In celebration of Robert Burns Day in Scotland, we share our favorite pints, places, and provisions from the fair city of Edinburgh. Now, what did we miss?
What’s the essence of Edinburgh? I probably need to return to answer that in earnest. But if you visit Edinburgh for a couple of days, here are a handful of things you could see, eat, drink and otherwise experience to help you answer that question for yourself.
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This is a story about making peace with a squishy edible ball of sheep innards, and a song I rewrote to help me through the process.
I have a confession to make. I was afraid of haggis, almost deathly so. You could say I harbored an irrational fear of the stuff. Yes, haggis. Continue Reading »
If dreams really do come true, you could say that the Scottish Highland castle of Eilean Donan is proof.
Aye, the story — it goes something like this. Continue Reading »
Never let the facts get in the way of a good story.
– Mark Twain said it. Scottish storytellers live it.
This is a story…about story. Or rather, the importance of stories to the Scottish Highlands.
“There was an unwritten rule in the Scottish Highlands,” Chris, our driver and guide, explained. “If someone came to your house seeking shelter and food, you must welcome them.” Continue Reading »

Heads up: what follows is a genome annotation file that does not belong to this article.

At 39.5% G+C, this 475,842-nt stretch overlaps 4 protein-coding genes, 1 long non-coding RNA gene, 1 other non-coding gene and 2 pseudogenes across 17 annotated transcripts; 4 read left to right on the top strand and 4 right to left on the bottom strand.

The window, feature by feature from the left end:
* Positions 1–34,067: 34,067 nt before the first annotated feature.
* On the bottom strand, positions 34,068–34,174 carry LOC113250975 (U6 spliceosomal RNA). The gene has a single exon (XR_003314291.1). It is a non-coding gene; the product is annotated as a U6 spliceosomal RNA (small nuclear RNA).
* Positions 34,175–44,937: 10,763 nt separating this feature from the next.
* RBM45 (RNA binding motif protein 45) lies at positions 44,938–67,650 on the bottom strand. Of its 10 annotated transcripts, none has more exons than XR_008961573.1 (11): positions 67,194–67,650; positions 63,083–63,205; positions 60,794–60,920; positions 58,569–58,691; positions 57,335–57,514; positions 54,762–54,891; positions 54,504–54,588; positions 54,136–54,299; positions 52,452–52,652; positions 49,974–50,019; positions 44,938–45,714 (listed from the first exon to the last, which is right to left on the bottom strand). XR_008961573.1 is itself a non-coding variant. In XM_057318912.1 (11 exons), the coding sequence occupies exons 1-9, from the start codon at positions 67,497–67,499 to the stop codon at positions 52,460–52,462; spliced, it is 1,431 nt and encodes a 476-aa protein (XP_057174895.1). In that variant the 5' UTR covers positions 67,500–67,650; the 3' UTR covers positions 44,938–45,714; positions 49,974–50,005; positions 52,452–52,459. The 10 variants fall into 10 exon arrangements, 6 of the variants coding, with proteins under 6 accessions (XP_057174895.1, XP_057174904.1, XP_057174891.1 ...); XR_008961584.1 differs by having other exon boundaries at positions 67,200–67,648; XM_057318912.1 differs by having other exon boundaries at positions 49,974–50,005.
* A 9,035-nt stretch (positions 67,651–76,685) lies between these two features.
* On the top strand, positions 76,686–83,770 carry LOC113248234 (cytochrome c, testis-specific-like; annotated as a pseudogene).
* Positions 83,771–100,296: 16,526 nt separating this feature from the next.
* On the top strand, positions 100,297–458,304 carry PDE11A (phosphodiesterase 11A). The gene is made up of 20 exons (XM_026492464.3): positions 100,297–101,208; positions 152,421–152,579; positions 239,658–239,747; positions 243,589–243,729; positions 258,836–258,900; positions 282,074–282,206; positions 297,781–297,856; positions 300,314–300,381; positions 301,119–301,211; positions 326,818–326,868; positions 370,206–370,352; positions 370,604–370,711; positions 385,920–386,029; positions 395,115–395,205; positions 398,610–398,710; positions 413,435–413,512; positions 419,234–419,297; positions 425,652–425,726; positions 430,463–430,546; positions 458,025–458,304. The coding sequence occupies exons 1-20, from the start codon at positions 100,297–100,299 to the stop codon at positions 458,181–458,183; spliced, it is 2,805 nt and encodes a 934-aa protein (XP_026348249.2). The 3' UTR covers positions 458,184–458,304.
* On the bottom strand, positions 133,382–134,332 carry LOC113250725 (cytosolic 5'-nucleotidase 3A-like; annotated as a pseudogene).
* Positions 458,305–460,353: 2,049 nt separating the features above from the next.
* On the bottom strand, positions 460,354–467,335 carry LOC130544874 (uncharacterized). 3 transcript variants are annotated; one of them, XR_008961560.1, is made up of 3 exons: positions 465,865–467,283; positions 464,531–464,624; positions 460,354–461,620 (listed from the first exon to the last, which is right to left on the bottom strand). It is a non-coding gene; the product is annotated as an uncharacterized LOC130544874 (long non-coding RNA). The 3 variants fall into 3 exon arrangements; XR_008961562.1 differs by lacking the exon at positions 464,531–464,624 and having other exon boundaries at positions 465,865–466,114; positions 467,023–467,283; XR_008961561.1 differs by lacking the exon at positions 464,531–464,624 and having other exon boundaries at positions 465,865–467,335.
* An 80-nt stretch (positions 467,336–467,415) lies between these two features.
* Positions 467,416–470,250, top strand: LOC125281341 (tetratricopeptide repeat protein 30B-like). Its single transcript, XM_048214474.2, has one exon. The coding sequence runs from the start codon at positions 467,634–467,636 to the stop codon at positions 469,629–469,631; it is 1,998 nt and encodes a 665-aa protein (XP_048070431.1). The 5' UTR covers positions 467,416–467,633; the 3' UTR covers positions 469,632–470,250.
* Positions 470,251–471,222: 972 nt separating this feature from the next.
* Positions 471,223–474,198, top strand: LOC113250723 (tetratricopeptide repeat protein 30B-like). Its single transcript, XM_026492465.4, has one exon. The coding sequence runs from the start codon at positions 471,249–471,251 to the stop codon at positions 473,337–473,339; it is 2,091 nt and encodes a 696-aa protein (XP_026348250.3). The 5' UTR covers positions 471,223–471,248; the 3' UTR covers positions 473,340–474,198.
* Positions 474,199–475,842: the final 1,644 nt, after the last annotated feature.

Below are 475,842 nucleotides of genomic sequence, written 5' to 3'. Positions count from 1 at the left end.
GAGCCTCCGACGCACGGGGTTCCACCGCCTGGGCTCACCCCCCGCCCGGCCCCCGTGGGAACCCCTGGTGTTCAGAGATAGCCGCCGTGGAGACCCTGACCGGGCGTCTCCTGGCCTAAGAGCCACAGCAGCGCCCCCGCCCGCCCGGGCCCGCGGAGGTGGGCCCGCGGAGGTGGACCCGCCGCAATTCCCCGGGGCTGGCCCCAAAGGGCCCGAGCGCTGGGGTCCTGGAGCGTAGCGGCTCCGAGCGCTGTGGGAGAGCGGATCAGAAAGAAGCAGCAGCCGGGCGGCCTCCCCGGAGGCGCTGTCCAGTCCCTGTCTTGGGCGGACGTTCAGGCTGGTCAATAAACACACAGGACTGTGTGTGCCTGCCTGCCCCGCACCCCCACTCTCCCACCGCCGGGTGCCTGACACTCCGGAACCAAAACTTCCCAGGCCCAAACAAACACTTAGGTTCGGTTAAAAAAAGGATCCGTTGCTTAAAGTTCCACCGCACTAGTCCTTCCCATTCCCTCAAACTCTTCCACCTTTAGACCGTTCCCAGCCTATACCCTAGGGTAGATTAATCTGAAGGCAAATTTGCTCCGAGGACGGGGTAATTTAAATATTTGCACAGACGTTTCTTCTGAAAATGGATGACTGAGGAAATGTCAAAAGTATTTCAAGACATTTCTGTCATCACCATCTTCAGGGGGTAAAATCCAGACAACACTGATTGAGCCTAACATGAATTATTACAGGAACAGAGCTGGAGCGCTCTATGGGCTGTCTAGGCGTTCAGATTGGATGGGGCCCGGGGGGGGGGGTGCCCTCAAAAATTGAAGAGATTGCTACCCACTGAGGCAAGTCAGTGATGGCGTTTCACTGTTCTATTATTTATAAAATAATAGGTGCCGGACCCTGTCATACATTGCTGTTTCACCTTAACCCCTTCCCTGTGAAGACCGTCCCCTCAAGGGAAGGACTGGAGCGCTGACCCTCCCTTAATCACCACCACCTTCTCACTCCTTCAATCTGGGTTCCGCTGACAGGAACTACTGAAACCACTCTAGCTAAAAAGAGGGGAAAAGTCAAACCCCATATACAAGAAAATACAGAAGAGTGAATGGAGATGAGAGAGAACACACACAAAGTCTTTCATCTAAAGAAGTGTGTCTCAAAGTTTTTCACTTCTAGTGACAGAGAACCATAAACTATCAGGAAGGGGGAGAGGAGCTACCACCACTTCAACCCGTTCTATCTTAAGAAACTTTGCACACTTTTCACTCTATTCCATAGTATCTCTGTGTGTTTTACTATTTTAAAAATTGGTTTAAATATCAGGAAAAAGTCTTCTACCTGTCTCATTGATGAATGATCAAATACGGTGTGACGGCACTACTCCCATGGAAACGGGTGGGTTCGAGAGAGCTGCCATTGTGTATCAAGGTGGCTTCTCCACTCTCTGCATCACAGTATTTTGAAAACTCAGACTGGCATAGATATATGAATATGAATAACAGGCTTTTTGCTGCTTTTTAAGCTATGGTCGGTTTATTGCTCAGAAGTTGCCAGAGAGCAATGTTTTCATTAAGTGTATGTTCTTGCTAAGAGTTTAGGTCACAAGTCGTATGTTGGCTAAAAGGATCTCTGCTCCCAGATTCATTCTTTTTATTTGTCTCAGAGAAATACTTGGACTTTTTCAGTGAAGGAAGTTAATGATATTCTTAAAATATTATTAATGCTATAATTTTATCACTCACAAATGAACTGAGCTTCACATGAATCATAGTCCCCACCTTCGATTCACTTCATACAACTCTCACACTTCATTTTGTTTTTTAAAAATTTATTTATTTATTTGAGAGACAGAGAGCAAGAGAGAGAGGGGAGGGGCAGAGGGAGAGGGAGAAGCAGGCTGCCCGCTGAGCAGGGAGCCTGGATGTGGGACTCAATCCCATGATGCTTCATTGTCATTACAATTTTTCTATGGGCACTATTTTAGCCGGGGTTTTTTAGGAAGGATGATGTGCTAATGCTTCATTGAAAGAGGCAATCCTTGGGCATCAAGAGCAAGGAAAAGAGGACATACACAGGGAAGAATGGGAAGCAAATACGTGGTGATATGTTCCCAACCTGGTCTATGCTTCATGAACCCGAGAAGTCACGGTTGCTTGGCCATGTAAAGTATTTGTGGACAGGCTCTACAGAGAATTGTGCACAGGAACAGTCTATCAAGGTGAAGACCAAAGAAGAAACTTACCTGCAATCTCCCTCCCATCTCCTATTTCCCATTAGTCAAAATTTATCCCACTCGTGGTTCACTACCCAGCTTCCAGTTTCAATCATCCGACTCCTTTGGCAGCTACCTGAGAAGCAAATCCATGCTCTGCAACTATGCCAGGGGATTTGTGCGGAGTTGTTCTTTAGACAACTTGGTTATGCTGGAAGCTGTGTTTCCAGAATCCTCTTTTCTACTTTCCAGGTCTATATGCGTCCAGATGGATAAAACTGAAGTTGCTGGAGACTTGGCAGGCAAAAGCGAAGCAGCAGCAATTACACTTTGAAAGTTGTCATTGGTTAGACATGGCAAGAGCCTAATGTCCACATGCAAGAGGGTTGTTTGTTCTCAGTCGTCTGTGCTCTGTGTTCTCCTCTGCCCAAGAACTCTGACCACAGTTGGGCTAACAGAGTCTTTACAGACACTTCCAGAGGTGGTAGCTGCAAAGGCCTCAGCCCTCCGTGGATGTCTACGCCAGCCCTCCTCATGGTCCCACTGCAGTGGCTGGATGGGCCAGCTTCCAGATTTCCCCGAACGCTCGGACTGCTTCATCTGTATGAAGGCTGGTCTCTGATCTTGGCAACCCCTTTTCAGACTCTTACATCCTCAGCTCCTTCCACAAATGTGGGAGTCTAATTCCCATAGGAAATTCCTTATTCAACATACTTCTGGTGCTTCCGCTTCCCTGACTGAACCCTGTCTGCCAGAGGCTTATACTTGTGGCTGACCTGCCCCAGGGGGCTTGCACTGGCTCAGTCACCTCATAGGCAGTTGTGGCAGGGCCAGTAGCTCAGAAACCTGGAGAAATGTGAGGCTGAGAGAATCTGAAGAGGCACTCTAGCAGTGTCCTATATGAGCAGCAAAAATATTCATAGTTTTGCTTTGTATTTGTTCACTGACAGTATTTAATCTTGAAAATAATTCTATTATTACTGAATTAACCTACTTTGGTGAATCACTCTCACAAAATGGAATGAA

In a typical European medieval town, its castle lay at its heart. In Edinburgh, however, its castle is its head — the head of a fish, to be more precise. The Royal Mile, the main thoroughfare of Edinburgh that spills from the castle forms a sort of spine of the fish to which many closes (alleys) are connected.
And although Edinburgh has evolved over the centuries, much of the Old Town looks like one imagines it might have centuries ago, like something you might have even seen in Harry Potter. Continue Reading »
Mystical and shrouded, Edinburgh Castle in winter afternoon light
Celebrations in the shadow of the Winter Solstice. They help us abide darkness and emerge from the shortest day of the year so that we may carry ourselves through deepening cold and, oddly enough, lengthening days until spring returns a few months later.
In this context, the measure of a place coming forth from this seasonal inflection might in fact be its celebration of the new year, and not only the energy with which it tackles this task, but also the tools it packs to do so. Edinburgh, and its new year’s celebration, Hogmanay? No different.
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